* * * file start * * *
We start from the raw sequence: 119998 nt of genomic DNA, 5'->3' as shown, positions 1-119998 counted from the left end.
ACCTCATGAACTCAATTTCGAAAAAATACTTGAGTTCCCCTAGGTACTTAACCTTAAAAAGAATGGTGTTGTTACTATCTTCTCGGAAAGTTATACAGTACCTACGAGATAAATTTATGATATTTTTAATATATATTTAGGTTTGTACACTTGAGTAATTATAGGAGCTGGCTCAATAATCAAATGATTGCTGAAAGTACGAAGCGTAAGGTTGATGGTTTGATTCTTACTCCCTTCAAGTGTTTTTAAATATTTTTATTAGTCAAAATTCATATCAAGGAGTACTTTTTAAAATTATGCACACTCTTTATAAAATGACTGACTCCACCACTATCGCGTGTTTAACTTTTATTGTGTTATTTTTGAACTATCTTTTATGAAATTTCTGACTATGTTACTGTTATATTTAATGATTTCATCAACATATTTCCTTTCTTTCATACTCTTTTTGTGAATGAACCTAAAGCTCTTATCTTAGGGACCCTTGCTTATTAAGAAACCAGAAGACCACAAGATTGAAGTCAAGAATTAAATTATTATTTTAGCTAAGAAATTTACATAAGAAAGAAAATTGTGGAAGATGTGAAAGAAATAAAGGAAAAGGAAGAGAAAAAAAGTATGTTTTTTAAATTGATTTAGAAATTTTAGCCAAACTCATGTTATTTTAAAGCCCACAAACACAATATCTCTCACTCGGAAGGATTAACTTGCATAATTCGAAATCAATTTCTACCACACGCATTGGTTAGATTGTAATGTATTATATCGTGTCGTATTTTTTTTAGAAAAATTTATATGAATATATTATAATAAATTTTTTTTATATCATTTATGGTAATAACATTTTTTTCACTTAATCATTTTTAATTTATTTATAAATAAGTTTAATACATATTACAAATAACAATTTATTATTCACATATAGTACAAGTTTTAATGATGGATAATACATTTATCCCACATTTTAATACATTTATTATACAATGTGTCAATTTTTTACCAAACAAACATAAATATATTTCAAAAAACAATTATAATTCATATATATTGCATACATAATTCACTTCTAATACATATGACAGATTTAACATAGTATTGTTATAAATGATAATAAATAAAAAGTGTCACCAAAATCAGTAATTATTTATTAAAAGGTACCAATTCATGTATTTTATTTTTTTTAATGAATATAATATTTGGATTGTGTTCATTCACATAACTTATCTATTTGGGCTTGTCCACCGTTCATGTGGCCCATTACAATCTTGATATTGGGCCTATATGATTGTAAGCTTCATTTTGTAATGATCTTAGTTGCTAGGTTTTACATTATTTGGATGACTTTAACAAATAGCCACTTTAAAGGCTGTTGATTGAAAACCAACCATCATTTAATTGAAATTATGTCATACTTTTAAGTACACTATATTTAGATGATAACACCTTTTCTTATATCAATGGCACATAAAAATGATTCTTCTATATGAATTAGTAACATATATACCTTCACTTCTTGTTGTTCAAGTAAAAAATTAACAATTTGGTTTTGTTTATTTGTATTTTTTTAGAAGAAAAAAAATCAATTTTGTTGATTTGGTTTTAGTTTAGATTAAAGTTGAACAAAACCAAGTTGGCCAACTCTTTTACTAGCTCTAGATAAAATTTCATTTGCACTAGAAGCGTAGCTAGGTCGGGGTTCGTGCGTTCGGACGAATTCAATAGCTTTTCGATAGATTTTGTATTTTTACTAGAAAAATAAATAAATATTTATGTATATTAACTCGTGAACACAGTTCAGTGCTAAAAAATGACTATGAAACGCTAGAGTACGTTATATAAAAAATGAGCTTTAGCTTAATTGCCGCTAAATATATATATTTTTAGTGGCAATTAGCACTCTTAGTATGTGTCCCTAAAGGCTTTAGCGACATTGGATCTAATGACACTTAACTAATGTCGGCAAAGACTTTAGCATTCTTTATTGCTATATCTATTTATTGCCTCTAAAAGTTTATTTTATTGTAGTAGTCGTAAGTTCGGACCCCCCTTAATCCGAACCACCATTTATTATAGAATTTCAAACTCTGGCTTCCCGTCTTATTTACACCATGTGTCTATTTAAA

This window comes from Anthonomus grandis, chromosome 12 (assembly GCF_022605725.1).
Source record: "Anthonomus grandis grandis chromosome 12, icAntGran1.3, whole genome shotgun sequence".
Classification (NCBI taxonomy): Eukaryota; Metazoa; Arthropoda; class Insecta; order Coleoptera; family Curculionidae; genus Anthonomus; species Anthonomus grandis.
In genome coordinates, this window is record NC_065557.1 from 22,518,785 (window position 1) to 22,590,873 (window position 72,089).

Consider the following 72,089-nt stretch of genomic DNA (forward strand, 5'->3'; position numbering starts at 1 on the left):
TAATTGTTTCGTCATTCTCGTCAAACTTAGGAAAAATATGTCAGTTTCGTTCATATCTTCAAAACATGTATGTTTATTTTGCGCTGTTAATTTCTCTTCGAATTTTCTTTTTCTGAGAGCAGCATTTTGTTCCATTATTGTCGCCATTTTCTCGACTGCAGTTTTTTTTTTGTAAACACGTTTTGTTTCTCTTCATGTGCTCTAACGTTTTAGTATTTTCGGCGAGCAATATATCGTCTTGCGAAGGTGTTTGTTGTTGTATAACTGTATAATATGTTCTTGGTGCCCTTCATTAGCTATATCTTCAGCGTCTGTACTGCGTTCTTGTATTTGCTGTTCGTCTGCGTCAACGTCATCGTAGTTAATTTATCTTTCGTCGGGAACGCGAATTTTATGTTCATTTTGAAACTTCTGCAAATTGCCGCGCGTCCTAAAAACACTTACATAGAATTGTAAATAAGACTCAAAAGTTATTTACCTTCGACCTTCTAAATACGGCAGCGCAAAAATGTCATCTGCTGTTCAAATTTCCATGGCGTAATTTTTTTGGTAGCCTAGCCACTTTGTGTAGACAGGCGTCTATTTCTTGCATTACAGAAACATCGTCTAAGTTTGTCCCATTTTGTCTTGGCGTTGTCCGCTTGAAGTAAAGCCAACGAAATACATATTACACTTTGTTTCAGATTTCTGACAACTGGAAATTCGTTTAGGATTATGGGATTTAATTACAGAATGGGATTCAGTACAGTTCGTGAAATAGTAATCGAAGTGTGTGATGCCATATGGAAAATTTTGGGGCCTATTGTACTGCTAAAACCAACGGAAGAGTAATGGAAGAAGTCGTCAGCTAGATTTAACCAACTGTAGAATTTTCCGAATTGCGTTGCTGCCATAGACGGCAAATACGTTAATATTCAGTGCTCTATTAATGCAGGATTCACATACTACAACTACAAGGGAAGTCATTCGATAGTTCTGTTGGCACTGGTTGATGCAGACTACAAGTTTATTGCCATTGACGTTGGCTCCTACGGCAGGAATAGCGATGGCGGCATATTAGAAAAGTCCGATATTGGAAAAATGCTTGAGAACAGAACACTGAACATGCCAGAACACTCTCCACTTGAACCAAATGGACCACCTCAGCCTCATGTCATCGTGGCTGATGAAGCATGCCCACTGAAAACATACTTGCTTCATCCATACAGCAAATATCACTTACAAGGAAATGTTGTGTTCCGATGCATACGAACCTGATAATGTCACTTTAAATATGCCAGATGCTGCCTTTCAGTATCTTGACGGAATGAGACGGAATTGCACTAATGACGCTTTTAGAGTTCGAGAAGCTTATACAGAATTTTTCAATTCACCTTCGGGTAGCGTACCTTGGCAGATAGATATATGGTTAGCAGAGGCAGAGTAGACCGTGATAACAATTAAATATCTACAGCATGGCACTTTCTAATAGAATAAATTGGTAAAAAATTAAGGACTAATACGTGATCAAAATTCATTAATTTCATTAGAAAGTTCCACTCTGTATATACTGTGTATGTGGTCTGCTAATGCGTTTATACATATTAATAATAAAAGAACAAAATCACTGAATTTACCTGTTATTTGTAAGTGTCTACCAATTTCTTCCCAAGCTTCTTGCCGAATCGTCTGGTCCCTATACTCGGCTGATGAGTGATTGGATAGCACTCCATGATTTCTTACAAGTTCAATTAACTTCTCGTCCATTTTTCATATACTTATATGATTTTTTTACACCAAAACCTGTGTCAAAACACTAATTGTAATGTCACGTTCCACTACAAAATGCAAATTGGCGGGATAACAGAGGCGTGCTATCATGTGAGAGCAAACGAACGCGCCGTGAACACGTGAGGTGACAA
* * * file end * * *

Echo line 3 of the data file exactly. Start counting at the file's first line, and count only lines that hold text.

This window comes from Anthonomus grandis, chromosome 12 (assembly GCF_022605725.1).